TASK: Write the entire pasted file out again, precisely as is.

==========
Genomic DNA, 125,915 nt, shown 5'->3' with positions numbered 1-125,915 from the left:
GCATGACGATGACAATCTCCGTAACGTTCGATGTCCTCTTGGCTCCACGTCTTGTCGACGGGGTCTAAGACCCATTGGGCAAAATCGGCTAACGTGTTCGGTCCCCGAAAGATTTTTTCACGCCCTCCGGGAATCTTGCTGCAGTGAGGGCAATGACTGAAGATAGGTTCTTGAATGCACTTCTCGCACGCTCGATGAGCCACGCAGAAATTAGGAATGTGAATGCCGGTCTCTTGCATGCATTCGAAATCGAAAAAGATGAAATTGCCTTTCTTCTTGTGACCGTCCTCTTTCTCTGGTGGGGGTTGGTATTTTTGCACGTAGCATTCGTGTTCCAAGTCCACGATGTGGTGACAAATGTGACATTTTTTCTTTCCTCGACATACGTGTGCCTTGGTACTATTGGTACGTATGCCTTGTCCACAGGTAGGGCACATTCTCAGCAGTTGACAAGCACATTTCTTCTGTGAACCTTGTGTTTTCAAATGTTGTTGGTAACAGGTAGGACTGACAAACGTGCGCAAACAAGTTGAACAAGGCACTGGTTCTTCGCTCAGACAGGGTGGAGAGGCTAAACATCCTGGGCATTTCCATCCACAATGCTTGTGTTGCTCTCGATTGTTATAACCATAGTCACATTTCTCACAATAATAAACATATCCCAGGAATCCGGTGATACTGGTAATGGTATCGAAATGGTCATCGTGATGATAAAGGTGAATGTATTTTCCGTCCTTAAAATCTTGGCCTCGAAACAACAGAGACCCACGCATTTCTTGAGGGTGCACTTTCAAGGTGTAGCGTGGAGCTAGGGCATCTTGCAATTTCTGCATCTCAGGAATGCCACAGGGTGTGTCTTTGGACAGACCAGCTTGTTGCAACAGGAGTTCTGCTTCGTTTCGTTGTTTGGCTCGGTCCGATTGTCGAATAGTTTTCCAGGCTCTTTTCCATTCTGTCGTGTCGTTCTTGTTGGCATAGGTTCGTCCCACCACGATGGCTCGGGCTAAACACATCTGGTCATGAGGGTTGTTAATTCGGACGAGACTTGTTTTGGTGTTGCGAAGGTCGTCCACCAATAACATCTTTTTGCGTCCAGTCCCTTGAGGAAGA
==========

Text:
Genomic DNA, 125,915 nt, shown 5'->3' with positions numbered 1-125,915 from the left:
GCATGACGATGACAATCTCCGTAACGTTCGATGTCCTCTTGGCTCCACGTCTTGTCGACGGGGTCTAAGACCCATTGGGCAAAATCGGCTAACGTGTTCGGTCCCCGAAAGATTTTTTCACGCCCTCCGGGAATCTTGCTGCAGTGAGGGCAATGACTGAAGATAGGTTCTTGAATGCACTTCTCGCACGCTCGATGAGCCACGCAGAAATTAGGAATGTGAATGCCGGTCTCTTGCATGCATTCGAAATCGAAAAAGATGAAATTGCCTTTCTTCTTGTGACCGTCCTCTTTCTCTGGTGGGGGTTGGTATTTTTGCACGTAGCATTCGTGTTCCAAGTCCACGATGTGGTGACAAATGTGACATTTTTTCTTTCCTCGACATACGTGTGCCTTGGTACTATTGGTACGTATGCCTTGTCCACAGGTAGGGCACATTCTCAGCAGTTGACAAGCACATTTCTTCTGTGAACCTTGTGTTTTCAAATGTTGTTGGTAACAGGTAGGACTGACAAACGTGCGCAAACAAGTTGAACAAGGCACTGGTTCTTCGCTCAGACAGGGTGGAGAGGCTAAACATCCTGGGCATTTCCATCCACAATGCTTGTGTTGCTCTCGATTGTTATAACCATAGTCACATTTCTCACAATAATAAACATATCCCAGGAATCCGGTGATACTGGTAATGGTATCGAAATGGTCATCGTGATGATAAAGGTGAATGTATTTTCCGTCCTTAAAATCTTGGCCTCGAAACAACAGAGACCCACGCATTTCTTGAGGGTGCACTTTCAAGGTGTAGCGTGGAGCTAGGGCATCTTGCAATTTCTGCATCTCAGGAATGCCACAGGGTGTGTCTTTGGACAGACCAGCTTGTTGCAACAGGAGTTCTGCTTCGTTTCGTTGTTTGGCTCGGTCCGATTGTCGAATAGTTTTCCAGGCTCTTTTCCATTCTGTCGTGTCGTTCTTGTTGGCATAGGTTCGTCCCACCACGATGGCTCGGGCTAAACACATCTGGTCATGAGGGTTGTTAATTCGGACGAGACTTGTTTTGGTGTTGCGAAGGTCGTCCACCAATAACATCTTTTTGCGTCCAGTCCCTTGAGGAAGA